New York and Connecticut theater reviews and news

Connecticut Theater

"The Invisible Hand"
Westport Country Playhouse, Westport

The leading personality in “The Invisible Hand” now playing at the Westport Country Playhouse, is not any one of the four characters on stage, but an abstraction—money. Money, that “invisible hand,” drives the play, as it does many of us in today’s world. Playwright Ayad Akhtar’s preoccupation with this topic proves both good and ill for the play itself.

On the positive side, money is a timely subject, a concern for most of us. But it does not energize the play’s human characters, who are more symbols than human beings. And though Akhtar pulls in other timely topics, such as east/west conflicts, terrorism, globalization, human needs, they do not bring the characters to life.

What’s the story? “The Invisible Hand” deals with Nick Bright, an American futures trader who happens to be in Pakistan, He has been kidnapped and is held for a ransom of ten million dollars. Since he cannot hope to pay that sum, he devises another method. He will use his own three million dollars (probably neatly tucked away in an offshore bank). Given his skills, he will parlay this sum into the required ten million. His captors (thugs, terrorists, or possibly government officials) buy into the idea, and soon the prison cell turns into an office.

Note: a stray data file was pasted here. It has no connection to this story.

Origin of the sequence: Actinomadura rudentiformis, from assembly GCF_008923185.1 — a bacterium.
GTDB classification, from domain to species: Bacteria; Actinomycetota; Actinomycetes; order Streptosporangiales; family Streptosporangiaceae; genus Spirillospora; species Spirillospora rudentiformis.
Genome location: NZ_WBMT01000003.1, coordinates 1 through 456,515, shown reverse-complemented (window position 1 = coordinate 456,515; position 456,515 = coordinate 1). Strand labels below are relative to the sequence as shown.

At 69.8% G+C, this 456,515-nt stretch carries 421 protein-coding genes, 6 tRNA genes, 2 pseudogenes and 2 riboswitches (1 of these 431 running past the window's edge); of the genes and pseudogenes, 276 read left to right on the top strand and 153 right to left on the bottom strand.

In the early scenes Nick’s chief captor Bashir is driven by rage, thuggery, and misinformation, and Nick is his helpless target. But once the cell turns office, Bashir proves to be a quick study, soon trading futures with glee and skill. Whether the money is for “the people,” as he claims, or his own pockets, is never explained. But a new relationship develops between teacher and student. Had the playwright focused on Bashir and his gradual transformation the play could have come alive. But, alas, his focus is the stock market and its intricacies, a topic which is, at best, not the stuff of drama.

Four competent actors (Fajer Kaisi as Bashir, Eric Bryant as Nick, and two others—Jameal Ali and Rajesh Bose—keep the many short scenes moving at a good clip, thanks to director David Kennedy. But so much of the material is dull. Credit must also go to the design team, with Adam Rigg’s bleak set,  Matthew Richards’ moody lighting, and Emily Rebholz’s understated costumes.

But on balance, as this reviewer sees it, “The Invisible Hand” does not fulfill its potential.

--Irene Backalenick
July 29, 2016

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